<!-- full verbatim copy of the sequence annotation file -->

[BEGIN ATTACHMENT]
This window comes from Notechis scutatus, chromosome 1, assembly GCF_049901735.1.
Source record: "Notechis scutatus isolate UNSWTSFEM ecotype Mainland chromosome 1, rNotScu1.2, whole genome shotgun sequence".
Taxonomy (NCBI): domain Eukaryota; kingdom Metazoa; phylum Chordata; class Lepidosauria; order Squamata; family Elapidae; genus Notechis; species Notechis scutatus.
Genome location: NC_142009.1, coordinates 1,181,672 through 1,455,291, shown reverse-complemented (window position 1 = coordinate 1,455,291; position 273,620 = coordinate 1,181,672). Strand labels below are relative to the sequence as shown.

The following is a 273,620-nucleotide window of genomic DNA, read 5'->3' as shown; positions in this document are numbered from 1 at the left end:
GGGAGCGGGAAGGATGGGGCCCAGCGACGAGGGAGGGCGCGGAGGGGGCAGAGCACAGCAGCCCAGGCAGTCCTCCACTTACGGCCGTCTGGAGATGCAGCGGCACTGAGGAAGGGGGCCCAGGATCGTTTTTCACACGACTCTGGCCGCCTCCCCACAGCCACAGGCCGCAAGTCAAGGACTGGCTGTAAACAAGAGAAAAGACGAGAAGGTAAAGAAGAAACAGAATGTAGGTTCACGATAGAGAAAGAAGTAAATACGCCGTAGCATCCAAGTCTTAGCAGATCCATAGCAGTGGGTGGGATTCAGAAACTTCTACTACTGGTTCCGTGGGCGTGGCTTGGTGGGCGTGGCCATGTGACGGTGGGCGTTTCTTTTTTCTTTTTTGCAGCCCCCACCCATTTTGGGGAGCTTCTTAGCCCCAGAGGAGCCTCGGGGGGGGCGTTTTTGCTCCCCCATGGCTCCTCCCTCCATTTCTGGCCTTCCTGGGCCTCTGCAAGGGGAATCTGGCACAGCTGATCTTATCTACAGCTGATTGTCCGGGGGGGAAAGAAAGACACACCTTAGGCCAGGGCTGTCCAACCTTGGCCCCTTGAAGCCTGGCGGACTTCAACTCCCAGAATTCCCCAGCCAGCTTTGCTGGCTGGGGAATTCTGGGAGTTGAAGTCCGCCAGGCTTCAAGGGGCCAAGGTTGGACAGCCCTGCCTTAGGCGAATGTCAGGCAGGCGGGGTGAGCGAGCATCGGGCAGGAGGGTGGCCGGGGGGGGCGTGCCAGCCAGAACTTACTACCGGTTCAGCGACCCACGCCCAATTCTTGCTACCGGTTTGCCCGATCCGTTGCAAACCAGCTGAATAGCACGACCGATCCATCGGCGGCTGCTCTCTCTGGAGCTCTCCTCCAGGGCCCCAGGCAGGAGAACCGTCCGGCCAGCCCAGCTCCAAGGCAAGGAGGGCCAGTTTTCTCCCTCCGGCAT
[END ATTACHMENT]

This window comes from Notechis scutatus, chromosome 1, assembly GCF_049901735.1.
Source record: "Notechis scutatus isolate UNSWTSFEM ecotype Mainland chromosome 1, rNotScu1.2, whole genome shotgun sequence".
Taxonomy (NCBI): domain Eukaryota; kingdom Metazoa; phylum Chordata; class Lepidosauria; order Squamata; family Elapidae; genus Notechis; species Notechis scutatus.
Genome location: NC_142009.1, coordinates 1,181,672 through 1,455,291, shown reverse-complemented (window position 1 = coordinate 1,455,291; position 273,620 = coordinate 1,181,672). Strand labels below are relative to the sequence as shown.

The following is a 273,620-nucleotide window of genomic DNA, read 5'->3' as shown; positions in this document are numbered from 1 at the left end:
GGGAGCGGGAAGGATGGGGCCCAGCGACGAGGGAGGGCGCGGAGGGGGCAGAGCACAGCAGCCCAGGCAGTCCTCCACTTACGGCCGTCTGGAGATGCAGCGGCACTGAGGAAGGGGGCCCAGGATCGTTTTTCACACGACTCTGGCCGCCTCCCCACAGCCACAGGCCGCAAGTCAAGGACTGGCTGTAAACAAGAGAAAAGACGAGAAGGTAAAGAAGAAACAGAATGTAGGTTCACGATAGAGAAAGAAGTAAATACGCCGTAGCATCCAAGTCTTAGCAGATCCATAGCAGTGGGTGGGATTCAGAAACTTCTACTACTGGTTCCGTGGGCGTGGCTTGGTGGGCGTGGCCATGTGACGGTGGGCGTTTCTTTTTTCTTTTTTGCAGCCCCCACCCATTTTGGGGAGCTTCTTAGCCCCAGAGGAGCCTCGGGGGGGGCGTTTTTGCTCCCCCATGGCTCCTCCCTCCATTTCTGGCCTTCCTGGGCCTCTGCAAGGGGAATCTGGCACAGCTGATCTTATCTACAGCTGATTGTCCGGGGGGGAAAGAAAGACACACCTTAGGCCAGGGCTGTCCAACCTTGGCCCCTTGAAGCCTGGCGGACTTCAACTCCCAGAATTCCCCAGCCAGCTTTGCTGGCTGGGGAATTCTGGGAGTTGAAGTCCGCCAGGCTTCAAGGGGCCAAGGTTGGACAGCCCTGCCTTAGGCGAATGTCAGGCAGGCGGGGTGAGCGAGCATCGGGCAGGAGGGTGGCCGGGGGGGGCGTGCCAGCCAGAACTTACTACCGGTTCAGCGACCCACGCCCAATTCTTGCTACCGGTTTGCCCGATCCGTTGCAAACCAGCTGAATAGCACGACCGATCCATCGGCGGCTGCTCTCTCTGGAGCTCTCCTCCAGGGCCCCAGGCAGGAGAACCGTCCGGCCAGCCCAGCTCCAAGGCAAGGAGGGCCAGTTTTCTCCCTCCGGCAT